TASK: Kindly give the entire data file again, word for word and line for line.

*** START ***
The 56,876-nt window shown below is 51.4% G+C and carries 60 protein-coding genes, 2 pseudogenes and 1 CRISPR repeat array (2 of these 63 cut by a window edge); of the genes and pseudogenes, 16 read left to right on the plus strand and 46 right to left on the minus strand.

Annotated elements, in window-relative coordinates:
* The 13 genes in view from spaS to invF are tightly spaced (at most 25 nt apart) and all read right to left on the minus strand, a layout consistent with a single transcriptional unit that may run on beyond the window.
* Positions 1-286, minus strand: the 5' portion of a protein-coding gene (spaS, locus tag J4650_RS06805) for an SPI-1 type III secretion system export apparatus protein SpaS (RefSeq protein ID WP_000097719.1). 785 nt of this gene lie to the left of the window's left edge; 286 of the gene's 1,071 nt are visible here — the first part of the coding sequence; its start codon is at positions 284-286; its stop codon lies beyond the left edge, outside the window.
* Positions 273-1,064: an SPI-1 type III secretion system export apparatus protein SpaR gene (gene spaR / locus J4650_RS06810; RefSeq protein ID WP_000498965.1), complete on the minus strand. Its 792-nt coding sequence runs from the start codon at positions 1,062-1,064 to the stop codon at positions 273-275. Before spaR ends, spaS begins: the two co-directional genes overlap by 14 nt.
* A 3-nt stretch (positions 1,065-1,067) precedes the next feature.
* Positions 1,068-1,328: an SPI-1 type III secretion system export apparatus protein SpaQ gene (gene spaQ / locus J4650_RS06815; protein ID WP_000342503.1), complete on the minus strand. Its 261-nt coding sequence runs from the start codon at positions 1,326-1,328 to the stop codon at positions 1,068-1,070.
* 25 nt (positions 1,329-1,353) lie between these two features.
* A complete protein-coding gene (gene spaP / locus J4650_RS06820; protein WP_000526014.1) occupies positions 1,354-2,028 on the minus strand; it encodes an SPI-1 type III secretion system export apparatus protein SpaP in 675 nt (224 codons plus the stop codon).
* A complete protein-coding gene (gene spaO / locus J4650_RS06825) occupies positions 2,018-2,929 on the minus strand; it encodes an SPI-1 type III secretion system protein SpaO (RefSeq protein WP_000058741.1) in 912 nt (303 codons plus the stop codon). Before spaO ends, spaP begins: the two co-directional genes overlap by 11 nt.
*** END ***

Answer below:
The 56,876-nt window shown below is 51.4% G+C and carries 60 protein-coding genes, 2 pseudogenes and 1 CRISPR repeat array (2 of these 63 cut by a window edge); of the genes and pseudogenes, 16 read left to right on the plus strand and 46 right to left on the minus strand.

Annotated elements, in window-relative coordinates:
* The 13 genes in view from spaS to invF are tightly spaced (at most 25 nt apart) and all read right to left on the minus strand, a layout consistent with a single transcriptional unit that may run on beyond the window.
* Positions 1-286, minus strand: the 5' portion of a protein-coding gene (spaS, locus tag J4650_RS06805) for an SPI-1 type III secretion system export apparatus protein SpaS (RefSeq protein ID WP_000097719.1). 785 nt of this gene lie to the left of the window's left edge; 286 of the gene's 1,071 nt are visible here — the first part of the coding sequence; its start codon is at positions 284-286; its stop codon lies beyond the left edge, outside the window.
* Positions 273-1,064: an SPI-1 type III secretion system export apparatus protein SpaR gene (gene spaR / locus J4650_RS06810; RefSeq protein ID WP_000498965.1), complete on the minus strand. Its 792-nt coding sequence runs from the start codon at positions 1,062-1,064 to the stop codon at positions 273-275. Before spaR ends, spaS begins: the two co-directional genes overlap by 14 nt.
* A 3-nt stretch (positions 1,065-1,067) precedes the next feature.
* Positions 1,068-1,328: an SPI-1 type III secretion system export apparatus protein SpaQ gene (gene spaQ / locus J4650_RS06815; protein ID WP_000342503.1), complete on the minus strand. Its 261-nt coding sequence runs from the start codon at positions 1,326-1,328 to the stop codon at positions 1,068-1,070.
* 25 nt (positions 1,329-1,353) lie between these two features.
* A complete protein-coding gene (gene spaP / locus J4650_RS06820; protein WP_000526014.1) occupies positions 1,354-2,028 on the minus strand; it encodes an SPI-1 type III secretion system export apparatus protein SpaP in 675 nt (224 codons plus the stop codon).
* A complete protein-coding gene (gene spaO / locus J4650_RS06825) occupies positions 2,018-2,929 on the minus strand; it encodes an SPI-1 type III secretion system protein SpaO (RefSeq protein WP_000058741.1) in 912 nt (303 codons plus the stop codon). Before spaO ends, spaP begins: the two co-directional genes overlap by 11 nt.